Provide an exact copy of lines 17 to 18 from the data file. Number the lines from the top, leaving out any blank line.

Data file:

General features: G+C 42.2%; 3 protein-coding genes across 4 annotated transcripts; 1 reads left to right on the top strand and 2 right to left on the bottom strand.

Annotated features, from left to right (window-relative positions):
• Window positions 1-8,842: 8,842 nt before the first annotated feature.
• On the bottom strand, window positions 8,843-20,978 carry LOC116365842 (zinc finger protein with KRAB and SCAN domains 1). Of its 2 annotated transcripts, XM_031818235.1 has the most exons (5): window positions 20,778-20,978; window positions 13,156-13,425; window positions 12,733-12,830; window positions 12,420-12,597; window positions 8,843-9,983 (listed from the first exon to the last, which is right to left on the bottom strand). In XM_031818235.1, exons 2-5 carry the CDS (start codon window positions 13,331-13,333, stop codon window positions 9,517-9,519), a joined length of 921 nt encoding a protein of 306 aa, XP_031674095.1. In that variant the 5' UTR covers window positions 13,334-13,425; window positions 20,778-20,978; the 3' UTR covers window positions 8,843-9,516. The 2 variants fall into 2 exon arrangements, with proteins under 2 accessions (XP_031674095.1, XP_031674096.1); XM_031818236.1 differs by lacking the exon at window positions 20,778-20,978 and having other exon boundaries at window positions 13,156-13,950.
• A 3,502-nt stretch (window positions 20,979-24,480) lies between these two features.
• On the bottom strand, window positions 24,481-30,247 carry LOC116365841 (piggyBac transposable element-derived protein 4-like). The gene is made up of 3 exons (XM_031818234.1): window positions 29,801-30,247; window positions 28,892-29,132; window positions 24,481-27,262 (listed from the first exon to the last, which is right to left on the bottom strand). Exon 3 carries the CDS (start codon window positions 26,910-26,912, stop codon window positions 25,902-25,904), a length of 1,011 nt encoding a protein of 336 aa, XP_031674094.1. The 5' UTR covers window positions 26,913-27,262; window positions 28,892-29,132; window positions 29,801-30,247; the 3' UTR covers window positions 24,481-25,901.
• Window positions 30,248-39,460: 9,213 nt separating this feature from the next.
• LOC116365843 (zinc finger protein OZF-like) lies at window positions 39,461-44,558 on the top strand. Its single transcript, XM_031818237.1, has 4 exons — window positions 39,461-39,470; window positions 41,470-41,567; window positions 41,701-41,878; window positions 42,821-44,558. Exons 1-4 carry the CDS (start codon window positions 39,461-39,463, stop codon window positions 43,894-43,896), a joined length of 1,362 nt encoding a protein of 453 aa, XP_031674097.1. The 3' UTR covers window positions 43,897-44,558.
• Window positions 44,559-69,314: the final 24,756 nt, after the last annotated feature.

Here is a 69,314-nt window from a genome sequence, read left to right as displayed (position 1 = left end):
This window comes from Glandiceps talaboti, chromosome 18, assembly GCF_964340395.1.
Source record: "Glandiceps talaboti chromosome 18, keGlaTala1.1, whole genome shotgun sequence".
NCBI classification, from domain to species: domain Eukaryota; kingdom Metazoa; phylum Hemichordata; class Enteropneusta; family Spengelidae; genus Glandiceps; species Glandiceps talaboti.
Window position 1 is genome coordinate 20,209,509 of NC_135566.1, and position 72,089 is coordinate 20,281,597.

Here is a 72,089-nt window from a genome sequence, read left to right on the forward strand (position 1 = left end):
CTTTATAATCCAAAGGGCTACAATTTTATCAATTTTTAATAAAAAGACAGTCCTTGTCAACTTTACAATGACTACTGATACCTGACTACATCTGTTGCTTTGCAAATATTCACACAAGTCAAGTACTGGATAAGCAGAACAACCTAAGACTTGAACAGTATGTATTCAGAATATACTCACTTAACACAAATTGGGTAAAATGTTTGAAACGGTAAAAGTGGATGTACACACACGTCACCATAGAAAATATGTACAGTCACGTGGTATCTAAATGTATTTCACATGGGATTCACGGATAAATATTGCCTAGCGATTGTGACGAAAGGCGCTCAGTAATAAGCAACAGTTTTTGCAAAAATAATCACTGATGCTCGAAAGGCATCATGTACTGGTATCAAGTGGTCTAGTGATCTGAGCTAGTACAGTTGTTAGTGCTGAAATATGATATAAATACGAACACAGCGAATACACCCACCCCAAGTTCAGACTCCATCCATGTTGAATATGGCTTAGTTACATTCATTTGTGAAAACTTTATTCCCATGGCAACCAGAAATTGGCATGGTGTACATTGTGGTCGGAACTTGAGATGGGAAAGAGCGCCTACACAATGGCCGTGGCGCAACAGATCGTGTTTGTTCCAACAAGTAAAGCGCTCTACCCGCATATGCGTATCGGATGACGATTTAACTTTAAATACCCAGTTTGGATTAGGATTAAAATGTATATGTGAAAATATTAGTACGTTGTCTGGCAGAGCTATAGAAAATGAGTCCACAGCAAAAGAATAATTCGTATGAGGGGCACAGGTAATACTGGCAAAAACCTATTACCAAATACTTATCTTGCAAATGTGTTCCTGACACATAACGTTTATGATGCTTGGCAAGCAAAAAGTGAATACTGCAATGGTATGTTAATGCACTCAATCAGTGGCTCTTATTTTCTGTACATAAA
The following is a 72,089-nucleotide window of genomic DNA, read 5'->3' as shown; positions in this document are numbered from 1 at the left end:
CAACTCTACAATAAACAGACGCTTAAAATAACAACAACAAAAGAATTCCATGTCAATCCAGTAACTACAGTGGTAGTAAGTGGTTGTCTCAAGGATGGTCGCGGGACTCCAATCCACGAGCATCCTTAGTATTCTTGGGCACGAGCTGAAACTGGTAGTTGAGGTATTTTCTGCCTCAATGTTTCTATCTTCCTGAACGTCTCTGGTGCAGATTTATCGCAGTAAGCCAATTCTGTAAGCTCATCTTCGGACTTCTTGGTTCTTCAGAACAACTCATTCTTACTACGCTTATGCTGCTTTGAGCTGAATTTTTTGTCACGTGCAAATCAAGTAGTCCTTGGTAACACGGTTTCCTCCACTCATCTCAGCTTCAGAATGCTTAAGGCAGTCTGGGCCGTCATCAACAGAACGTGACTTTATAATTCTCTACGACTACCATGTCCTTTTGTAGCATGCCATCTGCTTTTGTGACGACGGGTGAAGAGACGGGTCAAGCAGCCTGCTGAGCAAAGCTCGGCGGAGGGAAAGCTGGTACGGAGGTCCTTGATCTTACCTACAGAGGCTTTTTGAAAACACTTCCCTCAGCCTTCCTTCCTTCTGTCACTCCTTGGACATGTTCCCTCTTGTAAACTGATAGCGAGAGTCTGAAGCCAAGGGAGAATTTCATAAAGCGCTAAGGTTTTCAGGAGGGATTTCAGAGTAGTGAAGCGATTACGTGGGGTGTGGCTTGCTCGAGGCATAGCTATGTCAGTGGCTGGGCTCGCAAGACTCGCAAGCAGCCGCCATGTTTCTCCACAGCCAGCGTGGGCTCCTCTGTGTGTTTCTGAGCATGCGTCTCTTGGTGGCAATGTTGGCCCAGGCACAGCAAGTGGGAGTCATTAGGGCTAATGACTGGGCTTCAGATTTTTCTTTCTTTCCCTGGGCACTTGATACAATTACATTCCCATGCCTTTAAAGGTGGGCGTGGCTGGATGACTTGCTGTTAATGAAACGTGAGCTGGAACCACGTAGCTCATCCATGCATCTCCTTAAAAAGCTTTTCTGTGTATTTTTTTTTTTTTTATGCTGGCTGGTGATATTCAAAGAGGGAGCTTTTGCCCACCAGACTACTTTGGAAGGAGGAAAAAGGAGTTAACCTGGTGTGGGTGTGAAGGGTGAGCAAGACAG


The following is a 72,089-nucleotide window of genomic DNA, read 5'->3' as shown; positions in this document are numbered from 1 at the left end:
CAACTCTACAATAAACAGACGCTTAAAATAACAACAACAAAAGAATTCCATGTCAATCCAGTAACTACAGTGGTAGTAAGTGGTTGTCTCAAGGATGGTCGCGGGACTCCAATCCACGAGCATCCTTAGTATTCTTGGGCACGAGCTGAAACTGGTAGTTGAGGTATTTTCTGCCTCAATGTTTCTATCTTCCTGAACGTCTCTGGTGCAGATTTATCGCAGTAAGCCAATTCTGTAAGCTCATCTTCGGACTTCTTGGTTCTTCAGAACAACTCATTCTTACTACGCTTATGCTGCTTTGAGCTGAATTTTTTGTCACGTGCAAATCAAGTAGTCCTTGGTAACACGGTTTCCTCCACTCATCTCAGCTTCAGAATGCTTAAGGCAGTCTGGGCCGTCATCAACAGAACGTGACTTTATAATTCTCTACGACTACCATGTCCTTTTGTAGCATGCCATCTGCTTTTGTGACGACGGGTGAAGAGACGGGTCAAGCAGCCTGCTGAGCAAAGCTCGGCGGAGGGAAAGCTGGTACGGAGGTCCTTGATCTTACCTACAGAGGCTTTTTGAAAACACTTCCCTCAGCCTTCCTTCCTTCTGTCACTCCTTGGACATGTTCCCTCTTGTAAACTGATAGCGAGAGTCTGAAGCCAAGGGAGAATTTCATAAAGCGCTAAGGTTTTCAGGAGGGATTTCAGAGTAGTGAAGCGATTACGTGGGGTGTGGCTTGCTCGAGGCATAGCTATGTCAGTGGCTGGGCTCGCAAGACTCGCAAGCAGCCGCCATGTTTCTCCACAGCCAGCGTGGGCTCCTCTGTGTGTTTCTGAGCATGCGTCTCTTGGTGGCAATGTTGGCCCAGGCACAGCAAGTGGGAGTCATTAGGGCTAATGACTGGGCTTCAGATTTTTCTTTCTTTCCCTGGGCACTTGATACAATTACATTCCCATGCCTTTAAAGGTGGGCGTGGCTGGATGACTTGCTGTTAATGAAACGTGAGCTGGAACCACGTAGCTCATCCATGCATCTCCTTAAAAAGCTTTTCTGTGTATTTTTTTTTTTTTTATGCTGGCTGGTGATATTCAAAGAGGGAGCTTTTGCCCACCAGACTACTTTGGAAGGAGGAAAAAGGAGTTAACCTGGTGTGGGTGTGAAGGGTGAGCAAGACAG